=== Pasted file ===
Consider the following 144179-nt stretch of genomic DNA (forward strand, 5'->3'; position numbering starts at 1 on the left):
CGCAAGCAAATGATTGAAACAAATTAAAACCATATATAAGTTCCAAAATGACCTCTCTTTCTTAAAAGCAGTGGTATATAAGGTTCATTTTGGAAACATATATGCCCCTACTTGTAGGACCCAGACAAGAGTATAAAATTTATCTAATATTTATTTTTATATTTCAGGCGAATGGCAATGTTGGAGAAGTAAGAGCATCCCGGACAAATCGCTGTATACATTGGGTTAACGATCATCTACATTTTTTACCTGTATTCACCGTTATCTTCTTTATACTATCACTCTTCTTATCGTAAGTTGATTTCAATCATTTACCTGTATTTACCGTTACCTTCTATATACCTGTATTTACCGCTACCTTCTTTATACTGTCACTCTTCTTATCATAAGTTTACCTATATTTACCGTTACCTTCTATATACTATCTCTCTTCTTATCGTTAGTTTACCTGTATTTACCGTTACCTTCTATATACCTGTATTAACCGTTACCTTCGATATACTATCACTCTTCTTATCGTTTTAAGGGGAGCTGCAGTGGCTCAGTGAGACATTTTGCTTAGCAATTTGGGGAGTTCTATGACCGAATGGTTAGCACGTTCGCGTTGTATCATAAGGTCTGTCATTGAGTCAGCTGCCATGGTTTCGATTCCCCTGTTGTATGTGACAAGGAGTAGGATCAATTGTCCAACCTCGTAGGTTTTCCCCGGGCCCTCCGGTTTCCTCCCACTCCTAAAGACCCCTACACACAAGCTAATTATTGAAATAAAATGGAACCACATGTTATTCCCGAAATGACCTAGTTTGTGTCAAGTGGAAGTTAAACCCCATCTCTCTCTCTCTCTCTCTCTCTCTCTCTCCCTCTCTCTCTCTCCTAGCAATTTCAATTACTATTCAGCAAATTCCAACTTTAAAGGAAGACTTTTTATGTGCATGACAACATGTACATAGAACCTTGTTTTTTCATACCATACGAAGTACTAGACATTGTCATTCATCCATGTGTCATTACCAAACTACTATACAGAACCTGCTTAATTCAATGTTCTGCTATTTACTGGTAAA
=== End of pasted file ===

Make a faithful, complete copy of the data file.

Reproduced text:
Consider the following 144179-nt stretch of genomic DNA (forward strand, 5'->3'; position numbering starts at 1 on the left):
CGCAAGCAAATGATTGAAACAAATTAAAACCATATATAAGTTCCAAAATGACCTCTCTTTCTTAAAAGCAGTGGTATATAAGGTTCATTTTGGAAACATATATGCCCCTACTTGTAGGACCCAGACAAGAGTATAAAATTTATCTAATATTTATTTTTATATTTCAGGCGAATGGCAATGTTGGAGAAGTAAGAGCATCCCGGACAAATCGCTGTATACATTGGGTTAACGATCATCTACATTTTTTACCTGTATTCACCGTTATCTTCTTTATACTATCACTCTTCTTATCGTAAGTTGATTTCAATCATTTACCTGTATTTACCGTTACCTTCTATATACCTGTATTTACCGCTACCTTCTTTATACTGTCACTCTTCTTATCATAAGTTTACCTATATTTACCGTTACCTTCTATATACTATCTCTCTTCTTATCGTTAGTTTACCTGTATTTACCGTTACCTTCTATATACCTGTATTAACCGTTACCTTCGATATACTATCACTCTTCTTATCGTTTTAAGGGGAGCTGCAGTGGCTCAGTGAGACATTTTGCTTAGCAATTTGGGGAGTTCTATGACCGAATGGTTAGCACGTTCGCGTTGTATCATAAGGTCTGTCATTGAGTCAGCTGCCATGGTTTCGATTCCCCTGTTGTATGTGACAAGGAGTAGGATCAATTGTCCAACCTCGTAGGTTTTCCCCGGGCCCTCCGGTTTCCTCCCACTCCTAAAGACCCCTACACACAAGCTAATTATTGAAATAAAATGGAACCACATGTTATTCCCGAAATGACCTAGTTTGTGTCAAGTGGAAGTTAAACCCCATCTCTCTCTCTCTCTCTCTCTCTCTCTCTCCCTCTCTCTCTCTCCTAGCAATTTCAATTACTATTCAGCAAATTCCAACTTTAAAGGAAGACTTTTTATGTGCATGACAACATGTACATAGAACCTTGTTTTTTCATACCATACGAAGTACTAGACATTGTCATTCATCCATGTGTCATTACCAAACTACTATACAGAACCTGCTTAATTCAATGTTCTGCTATTTACTGGTAAA